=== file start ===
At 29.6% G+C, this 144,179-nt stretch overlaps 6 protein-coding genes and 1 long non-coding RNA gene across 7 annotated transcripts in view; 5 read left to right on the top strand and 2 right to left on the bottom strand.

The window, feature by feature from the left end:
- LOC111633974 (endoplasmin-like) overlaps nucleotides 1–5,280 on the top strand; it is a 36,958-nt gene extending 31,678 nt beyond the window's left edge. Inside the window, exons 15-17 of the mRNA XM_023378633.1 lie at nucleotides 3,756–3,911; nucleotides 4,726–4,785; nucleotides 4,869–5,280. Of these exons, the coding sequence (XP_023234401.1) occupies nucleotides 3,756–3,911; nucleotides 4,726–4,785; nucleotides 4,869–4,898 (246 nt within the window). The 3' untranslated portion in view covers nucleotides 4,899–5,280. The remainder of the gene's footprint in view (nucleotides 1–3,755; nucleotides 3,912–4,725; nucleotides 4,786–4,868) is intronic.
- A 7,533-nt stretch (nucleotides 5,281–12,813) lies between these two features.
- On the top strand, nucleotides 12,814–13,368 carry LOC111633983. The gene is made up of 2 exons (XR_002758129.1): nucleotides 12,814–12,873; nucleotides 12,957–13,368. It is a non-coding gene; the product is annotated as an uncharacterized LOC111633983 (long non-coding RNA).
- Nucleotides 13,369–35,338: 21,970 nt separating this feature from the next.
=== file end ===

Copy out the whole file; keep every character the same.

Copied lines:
At 29.6% G+C, this 144,179-nt stretch overlaps 6 protein-coding genes and 1 long non-coding RNA gene across 7 annotated transcripts in view; 5 read left to right on the top strand and 2 right to left on the bottom strand.

The window, feature by feature from the left end:
- LOC111633974 (endoplasmin-like) overlaps nucleotides 1–5,280 on the top strand; it is a 36,958-nt gene extending 31,678 nt beyond the window's left edge. Inside the window, exons 15-17 of the mRNA XM_023378633.1 lie at nucleotides 3,756–3,911; nucleotides 4,726–4,785; nucleotides 4,869–5,280. Of these exons, the coding sequence (XP_023234401.1) occupies nucleotides 3,756–3,911; nucleotides 4,726–4,785; nucleotides 4,869–4,898 (246 nt within the window). The 3' untranslated portion in view covers nucleotides 4,899–5,280. The remainder of the gene's footprint in view (nucleotides 1–3,755; nucleotides 3,912–4,725; nucleotides 4,786–4,868) is intronic.
- A 7,533-nt stretch (nucleotides 5,281–12,813) lies between these two features.
- On the top strand, nucleotides 12,814–13,368 carry LOC111633983. The gene is made up of 2 exons (XR_002758129.1): nucleotides 12,814–12,873; nucleotides 12,957–13,368. It is a non-coding gene; the product is annotated as an uncharacterized LOC111633983 (long non-coding RNA).
- Nucleotides 13,369–35,338: 21,970 nt separating this feature from the next.